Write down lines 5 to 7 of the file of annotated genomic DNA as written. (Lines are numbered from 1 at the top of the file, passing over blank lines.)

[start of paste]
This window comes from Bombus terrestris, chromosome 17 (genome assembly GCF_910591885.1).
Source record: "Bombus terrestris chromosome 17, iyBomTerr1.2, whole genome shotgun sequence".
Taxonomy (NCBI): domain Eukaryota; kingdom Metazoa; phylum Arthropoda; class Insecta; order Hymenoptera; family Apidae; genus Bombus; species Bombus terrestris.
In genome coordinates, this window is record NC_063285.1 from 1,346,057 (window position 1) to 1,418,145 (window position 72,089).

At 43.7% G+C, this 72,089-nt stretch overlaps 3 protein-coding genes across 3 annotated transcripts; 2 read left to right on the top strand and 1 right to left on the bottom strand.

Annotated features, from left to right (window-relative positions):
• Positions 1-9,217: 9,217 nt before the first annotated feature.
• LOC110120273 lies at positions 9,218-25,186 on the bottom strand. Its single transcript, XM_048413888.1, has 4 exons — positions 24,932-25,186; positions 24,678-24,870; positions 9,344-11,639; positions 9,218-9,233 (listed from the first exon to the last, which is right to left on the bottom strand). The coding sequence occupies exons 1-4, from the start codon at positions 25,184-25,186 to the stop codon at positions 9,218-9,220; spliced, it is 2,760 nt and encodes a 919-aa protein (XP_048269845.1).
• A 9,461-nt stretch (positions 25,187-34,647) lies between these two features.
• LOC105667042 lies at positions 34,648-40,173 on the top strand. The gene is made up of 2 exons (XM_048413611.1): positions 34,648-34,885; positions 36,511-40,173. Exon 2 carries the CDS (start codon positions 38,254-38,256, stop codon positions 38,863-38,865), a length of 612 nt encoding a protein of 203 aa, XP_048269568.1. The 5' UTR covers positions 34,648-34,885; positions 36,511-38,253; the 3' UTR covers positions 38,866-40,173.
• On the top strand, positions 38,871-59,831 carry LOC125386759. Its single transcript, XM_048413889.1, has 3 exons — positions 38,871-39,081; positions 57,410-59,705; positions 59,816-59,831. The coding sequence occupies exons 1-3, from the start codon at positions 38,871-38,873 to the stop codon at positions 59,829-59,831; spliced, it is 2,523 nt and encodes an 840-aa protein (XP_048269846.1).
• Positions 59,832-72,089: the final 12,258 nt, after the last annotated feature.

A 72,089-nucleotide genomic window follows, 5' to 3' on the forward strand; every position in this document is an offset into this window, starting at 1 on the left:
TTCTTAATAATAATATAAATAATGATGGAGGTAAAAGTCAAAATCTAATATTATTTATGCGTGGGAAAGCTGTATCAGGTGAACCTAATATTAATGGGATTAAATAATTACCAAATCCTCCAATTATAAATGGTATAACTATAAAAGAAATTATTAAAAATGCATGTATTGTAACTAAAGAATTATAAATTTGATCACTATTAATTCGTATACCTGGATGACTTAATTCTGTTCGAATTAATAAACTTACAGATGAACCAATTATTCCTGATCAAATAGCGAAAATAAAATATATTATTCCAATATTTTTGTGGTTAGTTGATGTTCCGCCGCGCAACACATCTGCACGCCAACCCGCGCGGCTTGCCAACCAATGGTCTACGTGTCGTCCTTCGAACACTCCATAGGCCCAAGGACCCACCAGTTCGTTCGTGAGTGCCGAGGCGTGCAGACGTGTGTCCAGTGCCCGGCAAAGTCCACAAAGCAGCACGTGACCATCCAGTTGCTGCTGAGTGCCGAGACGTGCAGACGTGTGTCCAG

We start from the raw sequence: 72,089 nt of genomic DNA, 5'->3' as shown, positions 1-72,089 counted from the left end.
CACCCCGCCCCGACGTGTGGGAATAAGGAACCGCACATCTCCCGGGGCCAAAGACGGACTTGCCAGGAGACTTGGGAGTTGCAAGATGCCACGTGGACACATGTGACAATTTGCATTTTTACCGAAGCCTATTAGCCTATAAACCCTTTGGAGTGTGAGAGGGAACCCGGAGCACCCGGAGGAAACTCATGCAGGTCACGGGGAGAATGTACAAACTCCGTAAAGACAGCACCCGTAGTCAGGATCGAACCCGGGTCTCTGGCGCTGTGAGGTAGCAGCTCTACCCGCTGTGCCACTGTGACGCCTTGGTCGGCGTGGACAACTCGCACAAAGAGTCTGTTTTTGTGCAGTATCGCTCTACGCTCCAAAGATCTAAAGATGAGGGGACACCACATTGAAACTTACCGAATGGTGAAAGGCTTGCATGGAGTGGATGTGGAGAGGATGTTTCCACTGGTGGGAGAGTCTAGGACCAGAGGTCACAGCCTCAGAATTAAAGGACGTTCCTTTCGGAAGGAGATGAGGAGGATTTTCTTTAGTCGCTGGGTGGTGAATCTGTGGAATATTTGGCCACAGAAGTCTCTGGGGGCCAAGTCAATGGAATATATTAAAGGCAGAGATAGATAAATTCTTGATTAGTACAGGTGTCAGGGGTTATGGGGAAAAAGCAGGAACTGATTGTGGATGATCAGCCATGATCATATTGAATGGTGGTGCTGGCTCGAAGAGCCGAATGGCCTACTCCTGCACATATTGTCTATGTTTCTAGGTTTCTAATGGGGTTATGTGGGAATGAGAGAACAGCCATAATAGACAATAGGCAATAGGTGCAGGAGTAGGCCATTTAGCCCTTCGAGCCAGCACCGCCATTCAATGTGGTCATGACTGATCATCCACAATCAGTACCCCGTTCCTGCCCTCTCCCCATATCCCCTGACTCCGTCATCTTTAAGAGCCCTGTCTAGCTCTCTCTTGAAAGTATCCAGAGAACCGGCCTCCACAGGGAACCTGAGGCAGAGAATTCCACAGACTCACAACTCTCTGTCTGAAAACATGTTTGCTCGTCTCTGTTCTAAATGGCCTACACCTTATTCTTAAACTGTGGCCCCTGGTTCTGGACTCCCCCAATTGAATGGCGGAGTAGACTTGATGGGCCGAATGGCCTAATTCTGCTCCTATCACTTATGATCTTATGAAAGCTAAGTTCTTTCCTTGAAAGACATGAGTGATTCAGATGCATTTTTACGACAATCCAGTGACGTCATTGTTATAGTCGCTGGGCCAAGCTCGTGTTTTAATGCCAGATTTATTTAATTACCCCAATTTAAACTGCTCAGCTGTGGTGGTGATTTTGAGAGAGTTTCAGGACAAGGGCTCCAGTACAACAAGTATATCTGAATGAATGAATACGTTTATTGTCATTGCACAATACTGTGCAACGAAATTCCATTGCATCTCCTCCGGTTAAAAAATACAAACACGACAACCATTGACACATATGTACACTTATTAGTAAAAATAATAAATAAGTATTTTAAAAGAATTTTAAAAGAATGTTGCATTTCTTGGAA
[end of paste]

At 43.7% G+C, this 72,089-nt stretch overlaps 3 protein-coding genes across 3 annotated transcripts; 2 read left to right on the top strand and 1 right to left on the bottom strand.

Annotated features, from left to right (window-relative positions):
• Positions 1-9,217: 9,217 nt before the first annotated feature.